Numerous studies in recent years have found that patient satisfaction has a lot to do with the amount of time spent sitting in the waiting room or, conversely, the amount of time patients get to spend talking with the doctor.
In fact, one 2006 study found that patient satisfaction declines with every 5 minutes an appointment is delayed and that after only 10 minutes, patient loyalty is at risk. For insight on time and the patient-physician relationship, see the Journal of General Internal Medicine’s 1999 article.
Your staff is also affected by chronic slowdowns, as they struggle with the stress of patient complaints, harried doctors, and their own desire to have an office environment that runs smoothly. And several studies over the past decade have found that physician satisfaction also comes from having enough time to do what feels like a good job.
But between the constant interruptions and the sometimes too-talkative patients, is there any way a physician can stay on schedule? You bet. The key is to plan your time efficiently, while taking an honest look at the factors that slow you down.
Here’s how to evaluate your time-management challenges:
1. Create a master schedule. Whether you do it in a hard-copy appointment book, with scheduling software, or via an online system, having one master schedule for all the physicians and staff in the office can help you avoid double-booking patients or having uneven coverage. Entering all the other professional commitments that come up, whether it’s heading over to the neonatal department, attending conferences, or teaching a class, ensures that you’re not asking yourself (or your staff) to be in two places at once.
2. Call a meeting. Your staff knows which days are the busiest, which days attract the most urgent care appointments, and which days (and hours) tend to be quiet. Ask them to help you map out a schedule that matches the ebbs and flows of your practice. Do you need more empty “urgent care” appointment slots on Mondays for people who fell ill during the weekend? Are Wednesdays good days for pediatric checkups? Would an hour-long drop-in period every morning help handle urgent visits? Your staff knows best.
Then ask your staff what they think is clogging up the scheduling works. Is it scheduling too many patients each hour? Is it not having enough staff to support a rigorous schedule? Is it your gift of gab? Listen to your staff’s perceptions and ask them to help you find solutions.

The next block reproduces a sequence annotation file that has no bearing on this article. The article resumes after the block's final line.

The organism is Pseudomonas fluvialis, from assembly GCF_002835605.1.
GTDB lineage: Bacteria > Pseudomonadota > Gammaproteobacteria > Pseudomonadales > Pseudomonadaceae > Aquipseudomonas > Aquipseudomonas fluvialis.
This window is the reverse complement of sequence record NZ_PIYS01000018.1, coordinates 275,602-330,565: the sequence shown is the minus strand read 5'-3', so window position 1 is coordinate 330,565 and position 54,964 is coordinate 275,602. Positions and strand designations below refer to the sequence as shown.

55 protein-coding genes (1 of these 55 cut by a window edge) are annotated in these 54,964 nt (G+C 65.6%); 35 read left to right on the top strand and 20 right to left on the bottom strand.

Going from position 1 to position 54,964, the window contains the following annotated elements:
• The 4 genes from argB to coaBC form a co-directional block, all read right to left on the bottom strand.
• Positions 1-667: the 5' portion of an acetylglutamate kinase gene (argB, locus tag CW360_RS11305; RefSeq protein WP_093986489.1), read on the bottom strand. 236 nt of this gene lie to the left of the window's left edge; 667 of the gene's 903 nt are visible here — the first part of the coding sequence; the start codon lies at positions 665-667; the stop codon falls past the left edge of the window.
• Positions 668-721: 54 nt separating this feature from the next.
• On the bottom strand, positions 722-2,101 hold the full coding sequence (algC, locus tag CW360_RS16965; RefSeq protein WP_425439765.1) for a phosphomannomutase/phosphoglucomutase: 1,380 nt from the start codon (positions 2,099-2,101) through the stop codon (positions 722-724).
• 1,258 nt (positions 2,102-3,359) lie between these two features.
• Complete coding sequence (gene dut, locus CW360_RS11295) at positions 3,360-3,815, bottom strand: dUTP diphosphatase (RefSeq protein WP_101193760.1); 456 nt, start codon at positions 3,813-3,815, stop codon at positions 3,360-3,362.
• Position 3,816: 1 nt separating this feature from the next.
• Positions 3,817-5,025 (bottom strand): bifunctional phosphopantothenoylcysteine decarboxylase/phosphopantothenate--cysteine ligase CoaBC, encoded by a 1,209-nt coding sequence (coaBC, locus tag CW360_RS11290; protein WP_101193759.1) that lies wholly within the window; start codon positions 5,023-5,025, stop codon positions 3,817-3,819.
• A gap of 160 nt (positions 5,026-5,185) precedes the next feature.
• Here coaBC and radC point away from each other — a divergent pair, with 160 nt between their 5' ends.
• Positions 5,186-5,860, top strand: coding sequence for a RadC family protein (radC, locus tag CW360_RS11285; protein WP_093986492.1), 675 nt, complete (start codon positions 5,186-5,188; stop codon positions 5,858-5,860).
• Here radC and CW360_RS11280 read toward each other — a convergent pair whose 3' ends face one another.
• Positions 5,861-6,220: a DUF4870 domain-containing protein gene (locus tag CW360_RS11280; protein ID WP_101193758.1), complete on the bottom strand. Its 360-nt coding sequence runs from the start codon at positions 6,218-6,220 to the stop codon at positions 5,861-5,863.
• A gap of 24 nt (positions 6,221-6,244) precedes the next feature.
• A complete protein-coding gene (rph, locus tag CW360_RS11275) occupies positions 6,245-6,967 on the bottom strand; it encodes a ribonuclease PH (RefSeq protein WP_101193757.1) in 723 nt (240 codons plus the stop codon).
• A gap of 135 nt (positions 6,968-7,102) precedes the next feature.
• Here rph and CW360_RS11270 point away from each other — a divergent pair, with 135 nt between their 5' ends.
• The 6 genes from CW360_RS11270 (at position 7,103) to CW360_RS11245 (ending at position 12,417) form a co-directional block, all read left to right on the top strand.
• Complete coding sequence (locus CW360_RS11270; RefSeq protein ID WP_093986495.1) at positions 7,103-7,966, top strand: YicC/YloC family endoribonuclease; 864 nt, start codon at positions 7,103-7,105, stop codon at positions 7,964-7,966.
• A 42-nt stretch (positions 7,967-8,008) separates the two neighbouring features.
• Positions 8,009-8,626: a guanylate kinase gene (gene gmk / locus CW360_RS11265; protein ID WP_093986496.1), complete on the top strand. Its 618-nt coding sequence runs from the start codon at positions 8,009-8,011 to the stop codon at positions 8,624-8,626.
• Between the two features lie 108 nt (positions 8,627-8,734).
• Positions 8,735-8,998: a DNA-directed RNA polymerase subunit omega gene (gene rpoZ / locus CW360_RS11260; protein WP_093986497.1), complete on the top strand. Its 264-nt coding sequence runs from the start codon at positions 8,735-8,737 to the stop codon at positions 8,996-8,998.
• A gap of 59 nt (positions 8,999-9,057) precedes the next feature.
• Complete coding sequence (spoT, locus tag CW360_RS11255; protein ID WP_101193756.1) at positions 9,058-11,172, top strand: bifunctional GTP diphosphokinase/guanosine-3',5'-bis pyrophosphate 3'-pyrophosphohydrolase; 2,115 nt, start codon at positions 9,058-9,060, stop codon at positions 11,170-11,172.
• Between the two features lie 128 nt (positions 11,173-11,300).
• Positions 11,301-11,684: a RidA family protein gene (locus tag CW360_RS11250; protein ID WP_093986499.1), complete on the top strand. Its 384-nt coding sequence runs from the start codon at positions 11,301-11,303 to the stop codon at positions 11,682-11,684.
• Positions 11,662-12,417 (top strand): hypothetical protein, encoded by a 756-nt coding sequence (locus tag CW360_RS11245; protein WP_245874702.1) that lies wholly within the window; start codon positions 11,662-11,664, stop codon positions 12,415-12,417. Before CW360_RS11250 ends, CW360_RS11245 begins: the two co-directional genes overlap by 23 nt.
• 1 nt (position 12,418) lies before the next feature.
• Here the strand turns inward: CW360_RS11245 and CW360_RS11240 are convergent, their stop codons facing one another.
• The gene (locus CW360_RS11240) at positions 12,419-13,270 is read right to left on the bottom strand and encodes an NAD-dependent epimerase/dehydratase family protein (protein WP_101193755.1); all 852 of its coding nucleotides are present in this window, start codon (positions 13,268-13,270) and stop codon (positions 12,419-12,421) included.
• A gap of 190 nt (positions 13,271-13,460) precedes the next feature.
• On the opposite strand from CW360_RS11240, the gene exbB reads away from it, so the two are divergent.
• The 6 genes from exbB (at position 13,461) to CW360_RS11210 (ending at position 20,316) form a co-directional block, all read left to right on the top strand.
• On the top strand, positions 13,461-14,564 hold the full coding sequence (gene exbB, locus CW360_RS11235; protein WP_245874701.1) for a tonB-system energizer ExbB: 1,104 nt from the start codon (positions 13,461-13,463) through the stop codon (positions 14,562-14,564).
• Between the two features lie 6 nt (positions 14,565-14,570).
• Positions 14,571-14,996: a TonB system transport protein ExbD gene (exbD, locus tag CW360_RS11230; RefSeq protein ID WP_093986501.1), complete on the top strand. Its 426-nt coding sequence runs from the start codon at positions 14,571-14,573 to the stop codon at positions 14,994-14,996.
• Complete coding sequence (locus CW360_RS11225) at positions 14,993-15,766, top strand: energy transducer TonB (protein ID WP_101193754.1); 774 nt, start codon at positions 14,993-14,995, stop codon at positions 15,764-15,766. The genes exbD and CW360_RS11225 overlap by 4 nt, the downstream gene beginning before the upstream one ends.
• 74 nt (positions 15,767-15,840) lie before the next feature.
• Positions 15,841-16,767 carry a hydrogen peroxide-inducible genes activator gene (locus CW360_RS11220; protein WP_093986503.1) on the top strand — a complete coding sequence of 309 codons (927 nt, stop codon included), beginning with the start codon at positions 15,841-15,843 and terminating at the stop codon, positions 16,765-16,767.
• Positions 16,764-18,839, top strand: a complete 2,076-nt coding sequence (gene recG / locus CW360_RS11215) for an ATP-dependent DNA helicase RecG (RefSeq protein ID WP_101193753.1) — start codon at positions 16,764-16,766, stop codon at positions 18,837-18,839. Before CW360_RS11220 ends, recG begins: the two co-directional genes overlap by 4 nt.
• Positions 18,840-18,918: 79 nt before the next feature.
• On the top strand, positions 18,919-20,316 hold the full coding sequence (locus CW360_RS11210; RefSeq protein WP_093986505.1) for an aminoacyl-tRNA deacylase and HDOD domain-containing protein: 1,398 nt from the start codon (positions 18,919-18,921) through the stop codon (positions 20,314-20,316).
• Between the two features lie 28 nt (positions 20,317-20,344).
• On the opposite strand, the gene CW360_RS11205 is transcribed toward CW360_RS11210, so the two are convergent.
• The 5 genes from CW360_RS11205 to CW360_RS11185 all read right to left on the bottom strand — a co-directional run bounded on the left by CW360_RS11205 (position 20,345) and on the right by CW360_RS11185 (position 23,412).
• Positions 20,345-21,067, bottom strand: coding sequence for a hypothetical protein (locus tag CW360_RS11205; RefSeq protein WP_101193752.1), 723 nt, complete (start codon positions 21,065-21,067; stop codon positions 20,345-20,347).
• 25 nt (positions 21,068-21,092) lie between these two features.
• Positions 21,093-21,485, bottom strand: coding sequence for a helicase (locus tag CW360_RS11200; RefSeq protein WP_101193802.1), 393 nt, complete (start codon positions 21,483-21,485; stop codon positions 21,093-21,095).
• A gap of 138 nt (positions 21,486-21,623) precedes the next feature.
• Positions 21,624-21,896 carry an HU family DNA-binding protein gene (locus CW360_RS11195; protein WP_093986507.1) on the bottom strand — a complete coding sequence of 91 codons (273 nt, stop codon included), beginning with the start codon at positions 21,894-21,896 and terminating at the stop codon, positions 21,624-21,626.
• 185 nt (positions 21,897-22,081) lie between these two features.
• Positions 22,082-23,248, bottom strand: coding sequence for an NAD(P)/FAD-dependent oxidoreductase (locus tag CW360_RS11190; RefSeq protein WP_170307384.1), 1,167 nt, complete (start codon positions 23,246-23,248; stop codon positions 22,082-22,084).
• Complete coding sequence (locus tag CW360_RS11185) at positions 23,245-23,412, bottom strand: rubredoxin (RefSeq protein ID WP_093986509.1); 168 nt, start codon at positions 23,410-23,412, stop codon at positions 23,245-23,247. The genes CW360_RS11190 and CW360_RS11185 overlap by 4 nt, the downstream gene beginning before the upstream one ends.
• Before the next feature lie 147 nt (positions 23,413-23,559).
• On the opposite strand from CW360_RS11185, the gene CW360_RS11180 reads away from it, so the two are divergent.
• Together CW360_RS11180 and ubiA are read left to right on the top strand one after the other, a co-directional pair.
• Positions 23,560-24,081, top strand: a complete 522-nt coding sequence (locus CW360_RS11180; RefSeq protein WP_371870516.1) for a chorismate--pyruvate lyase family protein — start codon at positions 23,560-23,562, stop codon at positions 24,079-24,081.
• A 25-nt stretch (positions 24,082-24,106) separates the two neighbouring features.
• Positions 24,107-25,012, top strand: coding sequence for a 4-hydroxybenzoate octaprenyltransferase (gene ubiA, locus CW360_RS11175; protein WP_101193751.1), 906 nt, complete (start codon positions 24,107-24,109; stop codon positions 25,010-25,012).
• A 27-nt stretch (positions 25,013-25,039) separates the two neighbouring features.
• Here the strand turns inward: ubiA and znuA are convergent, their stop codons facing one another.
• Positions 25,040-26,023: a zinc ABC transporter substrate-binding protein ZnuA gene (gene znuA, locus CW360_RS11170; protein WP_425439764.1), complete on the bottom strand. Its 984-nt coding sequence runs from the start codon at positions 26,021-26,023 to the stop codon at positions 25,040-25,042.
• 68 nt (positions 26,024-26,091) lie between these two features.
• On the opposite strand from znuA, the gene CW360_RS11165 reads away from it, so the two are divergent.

3. Learn to (tactfully) avoid interruptions. You’re already 25 minutes behind your schedule when an elderly man who has dropped in to get his blood pressure checked sees you writing out a lab slip at the front desk. “Hey doctor,” the man says. “Can I ask you a quick question?” While it may be tempting to entertain the question, a series of interruptions like that can send your schedule into chaos. Tell him you’d love to talk to him, but he needs to set up an appointment.
The other trick to avoiding interruptions is to check your e-mail only two or three times a day (instead of, say, between every appointment) and set a specific time (or times) during the day to return phone calls.
4. Schedule “catch-up” time. Do you keep scheduling six patients an hour throughout the day, hoping that you’ll be able to keep up, just this once? And do you keep falling behind? Your expectation may just be unreasonable; after all, not all patients take 10 minutes, and jamming urgent visits into already full schedules can bog down the whole works. Try scheduling in a certain portion of each hour to “catch up” on your schedule, or try scheduling blocks of time, several times a day, for the same purpose.
5. Start on time. Seems obvious, right? But arriving at the office 10 minutes late immediately starts you off on the wrong foot; and if it takes another 10 minutes for you to drop off your briefcase, grab a cup of coffee, review your appointments, and answer a receptionist’s questions, you’re already 20 minutes behind.
Chronic lateness, by the way, might be worth examining with professional help. Tardiness can be a passive-aggressive way of launching a protest against your schedule, your patients, your clinic, the overlords of managed care, or your career. Unfortunately, being late is not a very effective way of resolving, or expressing, your feelings.
6. Plan. Studies show that for every one minute people spend planning, they save four minutes in execution. Create reasonable to-do lists for each day, making categories of what’s “urgent,” “important,” and “would be nice.” And separate out what you need to accomplish as a doctor, a spouse, and, perhaps, a parent. Otherwise it’s hard to keep track of what you need to do when and why.